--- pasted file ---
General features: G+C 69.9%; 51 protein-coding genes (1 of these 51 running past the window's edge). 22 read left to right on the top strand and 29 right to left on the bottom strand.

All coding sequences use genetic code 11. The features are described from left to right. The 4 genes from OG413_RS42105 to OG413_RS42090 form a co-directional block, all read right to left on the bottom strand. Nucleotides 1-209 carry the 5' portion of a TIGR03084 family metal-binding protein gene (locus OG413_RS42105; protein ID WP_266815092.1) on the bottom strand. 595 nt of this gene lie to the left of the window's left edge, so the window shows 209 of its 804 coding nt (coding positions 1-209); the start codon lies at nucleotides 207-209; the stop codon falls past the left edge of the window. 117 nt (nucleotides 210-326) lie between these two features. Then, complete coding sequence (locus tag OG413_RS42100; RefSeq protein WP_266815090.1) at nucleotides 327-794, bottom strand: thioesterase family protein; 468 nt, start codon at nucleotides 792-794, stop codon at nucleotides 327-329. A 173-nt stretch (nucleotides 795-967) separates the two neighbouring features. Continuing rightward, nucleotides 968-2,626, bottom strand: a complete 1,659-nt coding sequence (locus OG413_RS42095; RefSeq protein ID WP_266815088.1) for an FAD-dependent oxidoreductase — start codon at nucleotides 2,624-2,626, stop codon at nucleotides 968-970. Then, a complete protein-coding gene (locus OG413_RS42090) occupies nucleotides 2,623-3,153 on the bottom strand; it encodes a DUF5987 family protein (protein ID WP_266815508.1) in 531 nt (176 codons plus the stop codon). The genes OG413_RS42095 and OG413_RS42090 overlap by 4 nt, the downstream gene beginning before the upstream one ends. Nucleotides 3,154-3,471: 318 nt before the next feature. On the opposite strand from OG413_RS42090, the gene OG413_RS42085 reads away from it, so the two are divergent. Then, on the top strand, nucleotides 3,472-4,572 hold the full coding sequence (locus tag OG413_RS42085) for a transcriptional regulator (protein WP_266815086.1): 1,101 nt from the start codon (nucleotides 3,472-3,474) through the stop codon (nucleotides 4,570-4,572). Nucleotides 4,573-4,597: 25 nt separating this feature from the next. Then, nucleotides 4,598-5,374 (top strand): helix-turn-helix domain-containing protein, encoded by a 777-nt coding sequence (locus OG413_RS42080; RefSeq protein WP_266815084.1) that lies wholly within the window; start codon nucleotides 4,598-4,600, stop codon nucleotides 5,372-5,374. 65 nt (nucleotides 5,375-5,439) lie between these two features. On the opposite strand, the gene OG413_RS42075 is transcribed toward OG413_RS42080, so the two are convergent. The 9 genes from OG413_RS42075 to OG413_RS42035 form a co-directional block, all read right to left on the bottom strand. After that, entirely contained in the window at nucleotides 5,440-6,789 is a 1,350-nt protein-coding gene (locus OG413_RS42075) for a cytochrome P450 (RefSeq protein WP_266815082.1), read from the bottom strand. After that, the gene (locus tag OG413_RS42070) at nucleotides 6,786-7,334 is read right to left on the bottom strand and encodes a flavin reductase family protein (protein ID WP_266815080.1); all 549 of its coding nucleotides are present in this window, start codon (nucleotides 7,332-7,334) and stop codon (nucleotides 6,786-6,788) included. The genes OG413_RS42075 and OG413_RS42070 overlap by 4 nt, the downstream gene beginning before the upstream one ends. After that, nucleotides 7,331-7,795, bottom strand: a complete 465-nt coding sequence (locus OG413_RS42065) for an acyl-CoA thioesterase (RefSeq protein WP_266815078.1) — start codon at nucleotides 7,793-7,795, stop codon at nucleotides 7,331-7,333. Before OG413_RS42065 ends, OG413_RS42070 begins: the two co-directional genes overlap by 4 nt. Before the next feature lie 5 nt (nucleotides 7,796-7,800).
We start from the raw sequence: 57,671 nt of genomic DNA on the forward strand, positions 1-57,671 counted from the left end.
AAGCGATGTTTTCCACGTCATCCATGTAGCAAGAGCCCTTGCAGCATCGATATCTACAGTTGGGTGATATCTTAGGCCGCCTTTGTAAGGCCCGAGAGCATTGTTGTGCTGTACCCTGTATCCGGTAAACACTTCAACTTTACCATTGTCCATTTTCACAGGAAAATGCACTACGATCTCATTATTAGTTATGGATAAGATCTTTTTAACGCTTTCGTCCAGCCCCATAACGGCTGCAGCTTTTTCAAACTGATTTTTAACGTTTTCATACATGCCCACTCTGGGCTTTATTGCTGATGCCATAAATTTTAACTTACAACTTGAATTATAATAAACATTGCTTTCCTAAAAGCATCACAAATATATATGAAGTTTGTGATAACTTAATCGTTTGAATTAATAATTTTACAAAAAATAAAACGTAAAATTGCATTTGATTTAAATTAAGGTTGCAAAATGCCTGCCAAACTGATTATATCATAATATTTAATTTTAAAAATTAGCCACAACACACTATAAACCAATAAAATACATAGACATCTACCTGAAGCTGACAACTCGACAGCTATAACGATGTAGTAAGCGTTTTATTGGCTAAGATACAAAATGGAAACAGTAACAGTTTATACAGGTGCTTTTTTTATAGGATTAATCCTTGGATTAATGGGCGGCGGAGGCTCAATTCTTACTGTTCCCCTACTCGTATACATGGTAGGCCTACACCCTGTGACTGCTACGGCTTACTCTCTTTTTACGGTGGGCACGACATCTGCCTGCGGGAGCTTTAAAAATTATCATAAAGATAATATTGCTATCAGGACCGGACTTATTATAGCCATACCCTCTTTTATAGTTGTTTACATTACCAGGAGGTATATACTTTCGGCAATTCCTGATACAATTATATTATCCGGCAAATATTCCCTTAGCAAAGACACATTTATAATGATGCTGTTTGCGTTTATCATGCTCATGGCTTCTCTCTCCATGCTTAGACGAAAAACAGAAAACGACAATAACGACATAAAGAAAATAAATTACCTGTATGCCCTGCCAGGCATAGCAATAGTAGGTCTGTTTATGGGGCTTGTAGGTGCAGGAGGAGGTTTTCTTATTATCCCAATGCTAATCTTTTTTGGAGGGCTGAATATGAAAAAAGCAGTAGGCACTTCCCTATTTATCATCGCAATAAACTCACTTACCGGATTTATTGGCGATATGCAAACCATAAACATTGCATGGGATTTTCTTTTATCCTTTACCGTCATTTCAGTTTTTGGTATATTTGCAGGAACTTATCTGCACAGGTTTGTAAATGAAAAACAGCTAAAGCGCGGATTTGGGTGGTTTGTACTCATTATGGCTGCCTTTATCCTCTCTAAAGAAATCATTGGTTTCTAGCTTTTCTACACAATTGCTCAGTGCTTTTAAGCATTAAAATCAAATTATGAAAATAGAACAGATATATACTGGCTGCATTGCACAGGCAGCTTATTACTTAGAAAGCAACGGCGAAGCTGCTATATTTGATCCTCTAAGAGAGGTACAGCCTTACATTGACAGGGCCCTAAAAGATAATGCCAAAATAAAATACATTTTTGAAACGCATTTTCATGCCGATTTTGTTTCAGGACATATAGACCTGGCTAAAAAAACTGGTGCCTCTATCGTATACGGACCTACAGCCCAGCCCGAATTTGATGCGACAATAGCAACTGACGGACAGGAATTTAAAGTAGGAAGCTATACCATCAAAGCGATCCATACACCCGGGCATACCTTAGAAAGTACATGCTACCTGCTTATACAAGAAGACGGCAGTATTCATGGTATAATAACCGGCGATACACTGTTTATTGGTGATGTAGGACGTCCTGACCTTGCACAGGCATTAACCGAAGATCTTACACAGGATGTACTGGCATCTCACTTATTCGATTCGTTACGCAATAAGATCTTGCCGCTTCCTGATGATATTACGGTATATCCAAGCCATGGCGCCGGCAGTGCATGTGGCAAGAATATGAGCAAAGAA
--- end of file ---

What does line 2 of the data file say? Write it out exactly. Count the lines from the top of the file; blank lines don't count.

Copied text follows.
All coding sequences use genetic code 11. The features are described from left to right. The 4 genes from OG413_RS42105 to OG413_RS42090 form a co-directional block, all read right to left on the bottom strand. Nucleotides 1-209 carry the 5' portion of a TIGR03084 family metal-binding protein gene (locus OG413_RS42105; protein ID WP_266815092.1) on the bottom strand. 595 nt of this gene lie to the left of the window's left edge, so the window shows 209 of its 804 coding nt (coding positions 1-209); the start codon lies at nucleotides 207-209; the stop codon falls past the left edge of the window. 117 nt (nucleotides 210-326) lie between these two features. Then, complete coding sequence (locus tag OG413_RS42100; RefSeq protein WP_266815090.1) at nucleotides 327-794, bottom strand: thioesterase family protein; 468 nt, start codon at nucleotides 792-794, stop codon at nucleotides 327-329. A 173-nt stretch (nucleotides 795-967) separates the two neighbouring features. Continuing rightward, nucleotides 968-2,626, bottom strand: a complete 1,659-nt coding sequence (locus OG413_RS42095; RefSeq protein ID WP_266815088.1) for an FAD-dependent oxidoreductase — start codon at nucleotides 2,624-2,626, stop codon at nucleotides 968-970. Then, a complete protein-coding gene (locus OG413_RS42090) occupies nucleotides 2,623-3,153 on the bottom strand; it encodes a DUF5987 family protein (protein ID WP_266815508.1) in 531 nt (176 codons plus the stop codon). The genes OG413_RS42095 and OG413_RS42090 overlap by 4 nt, the downstream gene beginning before the upstream one ends. Nucleotides 3,154-3,471: 318 nt before the next feature. On the opposite strand from OG413_RS42090, the gene OG413_RS42085 reads away from it, so the two are divergent. Then, on the top strand, nucleotides 3,472-4,572 hold the full coding sequence (locus tag OG413_RS42085) for a transcriptional regulator (protein WP_266815086.1): 1,101 nt from the start codon (nucleotides 3,472-3,474) through the stop codon (nucleotides 4,570-4,572). Nucleotides 4,573-4,597: 25 nt separating this feature from the next. Then, nucleotides 4,598-5,374 (top strand): helix-turn-helix domain-containing protein, encoded by a 777-nt coding sequence (locus OG413_RS42080; RefSeq protein WP_266815084.1) that lies wholly within the window; start codon nucleotides 4,598-4,600, stop codon nucleotides 5,372-5,374. 65 nt (nucleotides 5,375-5,439) lie between these two features. On the opposite strand, the gene OG413_RS42075 is transcribed toward OG413_RS42080, so the two are convergent. The 9 genes from OG413_RS42075 to OG413_RS42035 form a co-directional block, all read right to left on the bottom strand. After that, entirely contained in the window at nucleotides 5,440-6,789 is a 1,350-nt protein-coding gene (locus OG413_RS42075) for a cytochrome P450 (RefSeq protein WP_266815082.1), read from the bottom strand. After that, the gene (locus tag OG413_RS42070) at nucleotides 6,786-7,334 is read right to left on the bottom strand and encodes a flavin reductase family protein (protein ID WP_266815080.1); all 549 of its coding nucleotides are present in this window, start codon (nucleotides 7,332-7,334) and stop codon (nucleotides 6,786-6,788) included. The genes OG413_RS42075 and OG413_RS42070 overlap by 4 nt, the downstream gene beginning before the upstream one ends. After that, nucleotides 7,331-7,795, bottom strand: a complete 465-nt coding sequence (locus OG413_RS42065) for an acyl-CoA thioesterase (RefSeq protein WP_266815078.1) — start codon at nucleotides 7,793-7,795, stop codon at nucleotides 7,331-7,333. Before OG413_RS42065 ends, OG413_RS42070 begins: the two co-directional genes overlap by 4 nt. Before the next feature lie 5 nt (nucleotides 7,796-7,800).